GCI has applied to bring broadband communications to communities along the Aleutian chain.
The proposed project would bring fiber optic cable from Kodiak to Unalaska, spanning approximately 860 miles.
Dan Boyette, Vice President and General Manager of GCI, said getting the financing arranged and support from the business community for this project has been challenging.
“We’ve been working on the business case to bring fiber optic services to Unalaska along with all the communities on the southern side of the Alaska Peninsula and the Eastern Aleutians for a couple years,” Boyette said. “So that cable would originate in Kodiak and terminate in Unalaska and make stops in a total of 11 communities.”
The fiber optic cable would be loaded onto a ship that’s specifically constructed to do undersea fiber optic installations, and would be laid over 800 discontiguous miles, 400 of which are on state-owned, Department of Mining, Land, and Water-managed tide and submerged lands, according to Boyette.
“And that ship starts in Kodiak and works its way out of Kodiak through Whale Pass through Shelikof Strait and so on and makes all the stops along the way,” Boyette said. “So [the ship] is specially designed to essentially roll the cable out the stern of the ship and plow it into the undersea floor.”
Boyette said the company has been working its way through rural Alaska trying to build better communications facilities, and that it’s really time for communities throughout the Aleutian chain to get better connectivity.
“If you look at a map of Alaska with the terrestrial broadband facilities that people can rely on, the one blaring gap on that map is the Aleutian chain,” Boyette said. “It’s the biggest part of Alaska that’s still on satellite services.”
City Manager Erin Reinders said it has been a state and federal lobbying priority to get improved internet services and fiber optic for the City of Unalaska. She said more and more operational programs are internet-based, which poses a challenge to the city as well as local organizations and businesses.
“I think it impacts every aspect of our life in the community,” Reinders said. “So with the clinic, [fiber optic] would definitely help connect us to medical professionals off the island. Being able to do some of that remotely would be a wonderful benefit to our community members. The fact that lots of testing requirements for our public schools is internet-based poses a challenge with our current internet at times. Public safety and the fire department right now can’t fully utilize all the internet systems that Lower 48 folks are using for connectivity and communications while responding to critical incidents…In order to keep progressing, we are going to need improved internet.”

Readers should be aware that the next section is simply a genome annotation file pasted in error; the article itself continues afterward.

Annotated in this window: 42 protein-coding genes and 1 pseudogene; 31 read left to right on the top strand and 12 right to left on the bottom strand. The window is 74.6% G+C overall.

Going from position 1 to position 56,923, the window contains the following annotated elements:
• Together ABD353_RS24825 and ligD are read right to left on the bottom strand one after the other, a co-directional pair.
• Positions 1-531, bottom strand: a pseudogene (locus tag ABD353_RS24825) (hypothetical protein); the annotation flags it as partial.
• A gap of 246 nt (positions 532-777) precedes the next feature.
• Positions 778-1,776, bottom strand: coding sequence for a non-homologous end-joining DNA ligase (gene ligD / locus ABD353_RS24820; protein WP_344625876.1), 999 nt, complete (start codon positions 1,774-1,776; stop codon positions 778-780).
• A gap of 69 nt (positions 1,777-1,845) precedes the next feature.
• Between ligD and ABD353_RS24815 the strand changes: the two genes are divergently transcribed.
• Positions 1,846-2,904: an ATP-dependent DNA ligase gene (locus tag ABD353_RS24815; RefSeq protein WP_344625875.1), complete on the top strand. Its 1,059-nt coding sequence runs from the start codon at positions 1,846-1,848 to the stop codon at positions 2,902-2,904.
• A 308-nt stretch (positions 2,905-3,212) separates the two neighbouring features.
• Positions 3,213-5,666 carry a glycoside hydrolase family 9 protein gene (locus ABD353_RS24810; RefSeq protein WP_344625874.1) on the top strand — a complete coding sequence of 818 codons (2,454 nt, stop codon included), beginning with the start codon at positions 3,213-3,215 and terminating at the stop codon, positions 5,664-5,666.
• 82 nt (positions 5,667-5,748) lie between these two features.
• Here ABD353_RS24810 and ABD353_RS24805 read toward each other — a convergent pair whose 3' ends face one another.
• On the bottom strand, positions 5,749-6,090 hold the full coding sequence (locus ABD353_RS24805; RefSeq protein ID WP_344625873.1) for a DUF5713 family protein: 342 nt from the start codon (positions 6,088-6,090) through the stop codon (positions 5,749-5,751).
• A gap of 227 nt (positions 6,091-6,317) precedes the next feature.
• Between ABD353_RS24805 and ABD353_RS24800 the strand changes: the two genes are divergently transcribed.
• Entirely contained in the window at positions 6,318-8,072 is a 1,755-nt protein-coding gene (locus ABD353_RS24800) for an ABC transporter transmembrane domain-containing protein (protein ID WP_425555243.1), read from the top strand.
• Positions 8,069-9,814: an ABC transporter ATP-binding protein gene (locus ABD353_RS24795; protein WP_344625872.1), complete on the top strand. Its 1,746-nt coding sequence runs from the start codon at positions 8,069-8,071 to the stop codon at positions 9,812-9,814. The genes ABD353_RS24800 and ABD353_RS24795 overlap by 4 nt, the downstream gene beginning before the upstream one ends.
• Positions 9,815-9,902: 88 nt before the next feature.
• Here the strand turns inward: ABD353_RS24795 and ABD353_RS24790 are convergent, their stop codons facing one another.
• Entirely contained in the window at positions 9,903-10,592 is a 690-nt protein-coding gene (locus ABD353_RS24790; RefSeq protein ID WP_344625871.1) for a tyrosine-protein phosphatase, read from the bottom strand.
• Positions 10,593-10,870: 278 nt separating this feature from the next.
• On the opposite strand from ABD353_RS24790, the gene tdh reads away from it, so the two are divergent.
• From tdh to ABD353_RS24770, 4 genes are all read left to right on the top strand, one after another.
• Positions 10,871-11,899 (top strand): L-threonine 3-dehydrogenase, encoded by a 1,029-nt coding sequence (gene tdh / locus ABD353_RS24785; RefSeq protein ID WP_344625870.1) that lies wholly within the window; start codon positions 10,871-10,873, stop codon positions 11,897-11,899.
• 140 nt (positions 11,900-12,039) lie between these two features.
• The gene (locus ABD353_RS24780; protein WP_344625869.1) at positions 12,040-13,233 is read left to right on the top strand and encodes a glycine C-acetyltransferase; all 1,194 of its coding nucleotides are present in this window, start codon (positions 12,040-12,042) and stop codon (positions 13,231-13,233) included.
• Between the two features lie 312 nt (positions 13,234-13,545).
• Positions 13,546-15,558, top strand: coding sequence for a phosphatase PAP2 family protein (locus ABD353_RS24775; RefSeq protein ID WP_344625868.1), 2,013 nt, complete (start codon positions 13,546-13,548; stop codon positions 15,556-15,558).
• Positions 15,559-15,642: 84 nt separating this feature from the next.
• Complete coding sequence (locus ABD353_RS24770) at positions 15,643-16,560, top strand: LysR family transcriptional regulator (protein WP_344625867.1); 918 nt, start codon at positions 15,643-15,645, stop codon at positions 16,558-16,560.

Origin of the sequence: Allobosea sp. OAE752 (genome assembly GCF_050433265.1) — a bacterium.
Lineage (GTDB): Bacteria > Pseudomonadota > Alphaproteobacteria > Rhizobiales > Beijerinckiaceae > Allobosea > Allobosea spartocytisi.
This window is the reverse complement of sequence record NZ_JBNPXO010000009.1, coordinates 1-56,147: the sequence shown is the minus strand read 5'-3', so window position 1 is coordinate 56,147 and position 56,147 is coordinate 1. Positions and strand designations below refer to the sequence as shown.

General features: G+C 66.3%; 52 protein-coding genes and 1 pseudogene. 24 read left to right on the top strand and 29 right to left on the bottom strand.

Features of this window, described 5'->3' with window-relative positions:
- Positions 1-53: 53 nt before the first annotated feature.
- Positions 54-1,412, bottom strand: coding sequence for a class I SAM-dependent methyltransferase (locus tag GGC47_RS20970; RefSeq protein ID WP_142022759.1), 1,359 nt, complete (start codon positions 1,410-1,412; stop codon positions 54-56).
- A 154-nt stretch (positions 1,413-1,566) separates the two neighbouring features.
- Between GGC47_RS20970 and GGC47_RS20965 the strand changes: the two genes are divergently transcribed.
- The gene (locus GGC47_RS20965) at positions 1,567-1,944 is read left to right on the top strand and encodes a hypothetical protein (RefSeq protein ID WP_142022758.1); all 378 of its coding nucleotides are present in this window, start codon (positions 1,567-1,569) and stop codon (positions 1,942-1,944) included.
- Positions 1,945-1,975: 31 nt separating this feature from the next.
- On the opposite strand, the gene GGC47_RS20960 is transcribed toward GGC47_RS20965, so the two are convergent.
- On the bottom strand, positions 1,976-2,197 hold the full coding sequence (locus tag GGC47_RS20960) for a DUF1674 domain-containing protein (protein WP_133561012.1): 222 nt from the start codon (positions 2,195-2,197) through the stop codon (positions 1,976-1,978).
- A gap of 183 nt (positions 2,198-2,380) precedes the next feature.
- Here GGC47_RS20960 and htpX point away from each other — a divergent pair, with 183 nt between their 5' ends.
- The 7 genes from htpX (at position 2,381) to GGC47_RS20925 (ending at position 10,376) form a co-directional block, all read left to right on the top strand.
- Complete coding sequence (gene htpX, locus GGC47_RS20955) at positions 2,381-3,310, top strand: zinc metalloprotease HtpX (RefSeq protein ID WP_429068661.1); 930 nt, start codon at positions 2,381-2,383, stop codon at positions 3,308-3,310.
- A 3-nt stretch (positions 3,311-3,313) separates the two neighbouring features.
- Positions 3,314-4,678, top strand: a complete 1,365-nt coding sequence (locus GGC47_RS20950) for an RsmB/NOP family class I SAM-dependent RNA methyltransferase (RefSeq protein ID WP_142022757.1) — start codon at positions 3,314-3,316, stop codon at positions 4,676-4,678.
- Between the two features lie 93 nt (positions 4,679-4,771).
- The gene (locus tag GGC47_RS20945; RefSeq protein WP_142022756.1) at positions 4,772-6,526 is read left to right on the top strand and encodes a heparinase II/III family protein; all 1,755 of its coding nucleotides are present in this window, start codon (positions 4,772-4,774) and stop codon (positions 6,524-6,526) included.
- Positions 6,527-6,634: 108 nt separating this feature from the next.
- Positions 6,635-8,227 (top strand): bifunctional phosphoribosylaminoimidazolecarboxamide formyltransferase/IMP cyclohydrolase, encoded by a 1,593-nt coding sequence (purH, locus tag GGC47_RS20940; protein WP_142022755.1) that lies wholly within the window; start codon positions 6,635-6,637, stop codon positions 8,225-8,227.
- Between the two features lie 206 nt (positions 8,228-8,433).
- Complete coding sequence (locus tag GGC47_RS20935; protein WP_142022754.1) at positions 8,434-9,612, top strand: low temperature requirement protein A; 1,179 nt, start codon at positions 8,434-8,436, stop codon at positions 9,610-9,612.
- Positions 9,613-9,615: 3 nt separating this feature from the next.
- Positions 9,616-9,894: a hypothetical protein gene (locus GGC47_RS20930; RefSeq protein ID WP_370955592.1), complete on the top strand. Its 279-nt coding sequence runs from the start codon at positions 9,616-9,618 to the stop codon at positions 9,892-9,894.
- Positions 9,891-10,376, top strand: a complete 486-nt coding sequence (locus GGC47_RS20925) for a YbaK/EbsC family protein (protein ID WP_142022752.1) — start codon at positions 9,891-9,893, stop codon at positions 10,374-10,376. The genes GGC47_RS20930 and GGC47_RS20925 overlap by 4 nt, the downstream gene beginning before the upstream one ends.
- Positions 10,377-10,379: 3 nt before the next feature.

Boyette said the business case has not yet been approved, but that GCI is committed to this project. The company has gone ahead with the permitting process through the U.S. Army Corps of Engineers, which is currently pending.
“We have also already received a license from the Federal Communications Commission, as well as Department of Homeland Security, and have gotten the go-ahead from the Fish and Wildlife Service and National Marine Fisheries Service and so on,” Boyette said. “So really the last in the permitting process is this U.S. Army Corps of Engineers permit.”
But this doesn’t necessarily mean the project will move forward. According to Boyette, it will cost about $70,000 per mile to install the fiber optic cable, and this project spans over 800 miles.
He also said some uncertainties with the FCC in regards to rural health care and school services right now, make it difficult to invest that much money. But GCI is pursuing a grant from the Rural Utilities Service — part of the U.S. Department of Agriculture — that works to expand broadband throughout rural America, that could help them move forward with the project.
Right now, the company is waiting for permit approval from the Corps of Engineers. Then, they would need to get the business case approved by GCI leadership.
If everything is approved, there is about a two-year process to establish and initiate broadband services in Aleutian communities.
The deadline for public comment on this project is 5 p.m. on Dec. 31.
Editor’s note: An earlier version of this story gave the wrong distance from Kodiak to Unalaska. It is 860 miles, not 428 miles.